Hugging the coast of Asia-minor or ancient Ionia, the Dodecanese, much like the Cyclades, have something for everyone.
Only just a bit further away and with a twist or two thrown in.
Despite having 16 inhabited islands, this group is known by the sobriquet of 'the 12 island group' or Dodeca-nissa.
In general transportation is good between the Dodecanese Islands with Rhodes and Kos having its 2 airports.
Rhodes and Kos are also the only islands of the group with any appreciable greenery.
So consequently are two of the most popular islands attracting package tourists and those seeking upscale resorts.
Long sandy beaches and plenty of historical attractions in the form of castles and temples have convinced many to begin their 12 islands tour with one or the other by air. Patmos and Astypalaea are the points where you may jump the island group barrier and enter the Cyclades or vice versa by ship. The beauty of ferry travel is that you will pass by many other islands and even pull into port at some on your way to your final destination. You also get to meet people on board the slower boats.
In light of the fact that the Dodecanese were occupied by the Italians until 1948, the barrenness of the other 14 islands somehow makes them all that much more precious.
Particularly so, as you discover traces of Itallianate influence and older marks left by the Knights of St. John and Ottomans. These islands, with the exception of Patmos also have lower prices and wonderful beaches.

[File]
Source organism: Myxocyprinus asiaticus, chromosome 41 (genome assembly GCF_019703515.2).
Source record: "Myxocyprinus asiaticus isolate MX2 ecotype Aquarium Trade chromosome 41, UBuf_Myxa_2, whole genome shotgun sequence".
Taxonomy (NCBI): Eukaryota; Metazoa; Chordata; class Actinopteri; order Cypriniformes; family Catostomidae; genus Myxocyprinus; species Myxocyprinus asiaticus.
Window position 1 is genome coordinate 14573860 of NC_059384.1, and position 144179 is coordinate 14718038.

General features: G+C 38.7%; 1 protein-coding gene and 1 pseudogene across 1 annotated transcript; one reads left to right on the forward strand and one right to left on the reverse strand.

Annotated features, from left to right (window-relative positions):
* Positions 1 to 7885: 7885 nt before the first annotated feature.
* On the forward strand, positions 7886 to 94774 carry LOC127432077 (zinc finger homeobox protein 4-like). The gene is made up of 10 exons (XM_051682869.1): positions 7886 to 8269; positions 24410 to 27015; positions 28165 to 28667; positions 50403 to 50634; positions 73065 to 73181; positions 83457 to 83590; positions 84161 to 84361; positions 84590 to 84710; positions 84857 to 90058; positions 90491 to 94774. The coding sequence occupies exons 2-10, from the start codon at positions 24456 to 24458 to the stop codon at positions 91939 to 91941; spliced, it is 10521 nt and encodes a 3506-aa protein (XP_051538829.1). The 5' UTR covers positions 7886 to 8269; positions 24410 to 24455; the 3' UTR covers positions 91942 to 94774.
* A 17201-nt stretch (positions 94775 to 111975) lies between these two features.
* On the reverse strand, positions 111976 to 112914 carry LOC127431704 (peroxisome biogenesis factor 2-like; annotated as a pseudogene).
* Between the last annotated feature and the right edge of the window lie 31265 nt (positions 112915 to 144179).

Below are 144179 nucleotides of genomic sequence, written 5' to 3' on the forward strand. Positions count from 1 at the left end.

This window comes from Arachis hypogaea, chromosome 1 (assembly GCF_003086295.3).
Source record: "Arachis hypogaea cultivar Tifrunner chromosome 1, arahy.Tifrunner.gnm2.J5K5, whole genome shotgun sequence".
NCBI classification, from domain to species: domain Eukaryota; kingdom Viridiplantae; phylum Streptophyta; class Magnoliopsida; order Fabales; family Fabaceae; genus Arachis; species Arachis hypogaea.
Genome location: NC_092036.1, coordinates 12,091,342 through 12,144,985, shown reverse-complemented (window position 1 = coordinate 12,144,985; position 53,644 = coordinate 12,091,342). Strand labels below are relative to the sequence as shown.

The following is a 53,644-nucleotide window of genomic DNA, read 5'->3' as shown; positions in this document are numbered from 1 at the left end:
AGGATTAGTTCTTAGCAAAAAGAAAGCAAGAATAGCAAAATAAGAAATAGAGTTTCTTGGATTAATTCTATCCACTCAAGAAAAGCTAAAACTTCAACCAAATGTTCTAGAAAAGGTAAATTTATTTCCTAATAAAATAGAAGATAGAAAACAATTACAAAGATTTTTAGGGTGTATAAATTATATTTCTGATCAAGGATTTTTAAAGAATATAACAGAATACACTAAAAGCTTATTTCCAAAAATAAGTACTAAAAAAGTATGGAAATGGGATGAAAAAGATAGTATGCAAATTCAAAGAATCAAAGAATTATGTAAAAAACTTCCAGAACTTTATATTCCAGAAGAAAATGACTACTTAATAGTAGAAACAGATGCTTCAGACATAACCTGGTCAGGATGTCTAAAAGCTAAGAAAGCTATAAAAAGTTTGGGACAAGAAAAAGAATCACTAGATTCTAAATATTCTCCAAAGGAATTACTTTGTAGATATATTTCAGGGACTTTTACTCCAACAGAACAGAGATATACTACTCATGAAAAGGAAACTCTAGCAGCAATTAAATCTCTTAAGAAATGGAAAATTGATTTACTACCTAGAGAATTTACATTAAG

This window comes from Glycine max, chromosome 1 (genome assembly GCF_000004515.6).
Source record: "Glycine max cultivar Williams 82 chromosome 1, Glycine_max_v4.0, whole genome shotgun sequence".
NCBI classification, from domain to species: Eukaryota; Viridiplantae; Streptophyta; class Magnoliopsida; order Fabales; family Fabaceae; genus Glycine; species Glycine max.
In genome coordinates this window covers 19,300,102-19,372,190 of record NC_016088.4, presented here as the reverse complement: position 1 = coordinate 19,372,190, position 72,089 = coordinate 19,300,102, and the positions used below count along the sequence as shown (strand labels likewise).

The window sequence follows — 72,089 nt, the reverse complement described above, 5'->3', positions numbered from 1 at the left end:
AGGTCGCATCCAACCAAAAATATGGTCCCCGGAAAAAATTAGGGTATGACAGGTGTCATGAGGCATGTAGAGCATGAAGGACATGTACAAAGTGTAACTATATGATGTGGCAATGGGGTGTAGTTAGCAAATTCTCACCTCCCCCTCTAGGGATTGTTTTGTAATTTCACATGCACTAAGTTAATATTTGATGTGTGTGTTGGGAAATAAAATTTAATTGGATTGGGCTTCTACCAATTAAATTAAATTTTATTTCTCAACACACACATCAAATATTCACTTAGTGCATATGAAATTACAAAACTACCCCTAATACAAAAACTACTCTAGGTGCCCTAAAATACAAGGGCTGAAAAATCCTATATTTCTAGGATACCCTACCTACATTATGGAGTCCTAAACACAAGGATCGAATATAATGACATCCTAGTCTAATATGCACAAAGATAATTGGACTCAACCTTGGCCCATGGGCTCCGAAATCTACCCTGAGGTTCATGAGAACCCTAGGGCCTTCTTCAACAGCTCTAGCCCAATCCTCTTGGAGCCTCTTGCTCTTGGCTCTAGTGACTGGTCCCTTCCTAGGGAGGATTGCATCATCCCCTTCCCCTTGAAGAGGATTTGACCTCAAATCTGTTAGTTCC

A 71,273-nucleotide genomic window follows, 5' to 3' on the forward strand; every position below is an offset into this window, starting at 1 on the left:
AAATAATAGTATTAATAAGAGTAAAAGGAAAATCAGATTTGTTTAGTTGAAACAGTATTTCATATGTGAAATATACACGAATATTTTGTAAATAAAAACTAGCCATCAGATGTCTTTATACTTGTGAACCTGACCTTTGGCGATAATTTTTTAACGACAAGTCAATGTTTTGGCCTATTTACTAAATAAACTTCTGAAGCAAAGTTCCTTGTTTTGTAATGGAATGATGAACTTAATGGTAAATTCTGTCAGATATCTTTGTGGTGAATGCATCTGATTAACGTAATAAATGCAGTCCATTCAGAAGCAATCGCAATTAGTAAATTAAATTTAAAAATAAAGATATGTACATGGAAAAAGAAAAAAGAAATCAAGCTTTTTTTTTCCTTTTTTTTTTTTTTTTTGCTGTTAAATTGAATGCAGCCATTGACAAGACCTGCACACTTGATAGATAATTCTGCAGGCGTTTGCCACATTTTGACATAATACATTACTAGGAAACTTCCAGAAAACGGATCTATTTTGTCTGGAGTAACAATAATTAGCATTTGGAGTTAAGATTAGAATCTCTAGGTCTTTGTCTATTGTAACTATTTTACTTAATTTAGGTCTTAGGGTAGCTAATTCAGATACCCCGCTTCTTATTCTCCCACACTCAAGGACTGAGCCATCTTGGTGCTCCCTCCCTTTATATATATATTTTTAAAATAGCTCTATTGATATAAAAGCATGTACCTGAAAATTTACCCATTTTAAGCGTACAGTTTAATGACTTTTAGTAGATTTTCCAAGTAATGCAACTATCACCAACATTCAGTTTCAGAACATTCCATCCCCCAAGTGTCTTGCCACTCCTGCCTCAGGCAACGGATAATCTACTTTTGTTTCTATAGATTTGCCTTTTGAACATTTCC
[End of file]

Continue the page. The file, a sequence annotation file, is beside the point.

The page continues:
This ex-bastion of Byzantine religious power is reputed to be where Greek born, St. John (Aghios Ioannis), penned the Book of Revelations. (Actually he dictated it to his pupil Prochoros in 95 AD and its never been proven that he wrote it on Patmos).
The fortress/monastery founded (1088) in his name, by the monk Christoferos Latrenos, holds pride of place and casts a beatific shadow on all and sundry.
The monastery houses the second most important collection of Byzantine works in Greece after Mt. Athos including, besides the usual priceless icons and jewelry, a library with over 2,000 manuscripts and 33 leaves of the Codex Porphyrius - The Gospel according to St. Mark.
But "Holy" as it officially is, Patmos is not a quiet island and 'Papa don't preach here no mo', or if he does no one is listening and if its peace you seek, you'd do far better to try Kassos, Leros, Kalymnos or Tilos.
Oddly enough the most Cycladic looking island of the Dodecanese is Astypalaea with its enchanting cubistic mountain Hora. This just illustrates how arbitrary these island group names really are and how individualistic each island can be.
The Greek islands are homogeneous culturally and religiously no matter what label you give them. That's what makes them Greek. That's what makes Cyprus Greek. Still a little Italian here and there may be a good thing. Costanza, please pass the parmesan.
For more of a balanced mix between tradition, remoteness and comfort Lipsi, Chalk, Karpathos and Nissyros are all possibilities. The well heeled, admire Symi as the many yachts which linger off its shore testify. From Rhodes boats (and flights) go to Crete and Turkey.
The more variables you put into an island hopping equation the less sure the result so if you have limited time and confirmed flight outbound from Greece make sure you can catch it. Allow two extra days to ferry home from Rhodes (18hrs or more depending on the boat). The winds could delay your departure. It happens every summer at least once. In such circumstances, I recommend flying back to Athens from Rhodes or Kos after touring the Dodecanese by ferry.